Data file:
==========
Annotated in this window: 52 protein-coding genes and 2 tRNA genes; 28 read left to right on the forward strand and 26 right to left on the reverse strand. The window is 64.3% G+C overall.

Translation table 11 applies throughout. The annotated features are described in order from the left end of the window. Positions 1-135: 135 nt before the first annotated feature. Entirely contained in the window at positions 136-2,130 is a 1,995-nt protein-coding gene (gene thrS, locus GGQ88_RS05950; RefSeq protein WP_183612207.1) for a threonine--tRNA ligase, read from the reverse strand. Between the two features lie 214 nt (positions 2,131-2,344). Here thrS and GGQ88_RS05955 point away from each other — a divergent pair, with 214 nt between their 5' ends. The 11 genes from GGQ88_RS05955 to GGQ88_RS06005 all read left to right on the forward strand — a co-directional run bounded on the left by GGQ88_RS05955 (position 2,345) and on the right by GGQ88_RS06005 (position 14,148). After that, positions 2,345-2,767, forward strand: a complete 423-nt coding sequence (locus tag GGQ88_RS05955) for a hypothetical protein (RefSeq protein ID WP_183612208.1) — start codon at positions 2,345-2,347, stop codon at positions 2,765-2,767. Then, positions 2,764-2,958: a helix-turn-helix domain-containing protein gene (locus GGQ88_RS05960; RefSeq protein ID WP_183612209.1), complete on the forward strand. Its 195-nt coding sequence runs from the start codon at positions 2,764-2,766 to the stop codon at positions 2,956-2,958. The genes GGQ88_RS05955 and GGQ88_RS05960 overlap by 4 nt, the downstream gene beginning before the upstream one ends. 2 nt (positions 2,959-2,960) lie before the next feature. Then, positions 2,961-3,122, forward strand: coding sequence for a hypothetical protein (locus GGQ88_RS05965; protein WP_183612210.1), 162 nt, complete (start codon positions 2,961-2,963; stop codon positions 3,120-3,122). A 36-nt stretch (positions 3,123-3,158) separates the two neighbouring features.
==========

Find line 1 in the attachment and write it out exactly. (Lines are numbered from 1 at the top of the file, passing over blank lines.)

Annotated in this window: 52 protein-coding genes and 2 tRNA genes; 28 read left to right on the forward strand and 26 right to left on the reverse strand. The window is 64.3% G+C overall.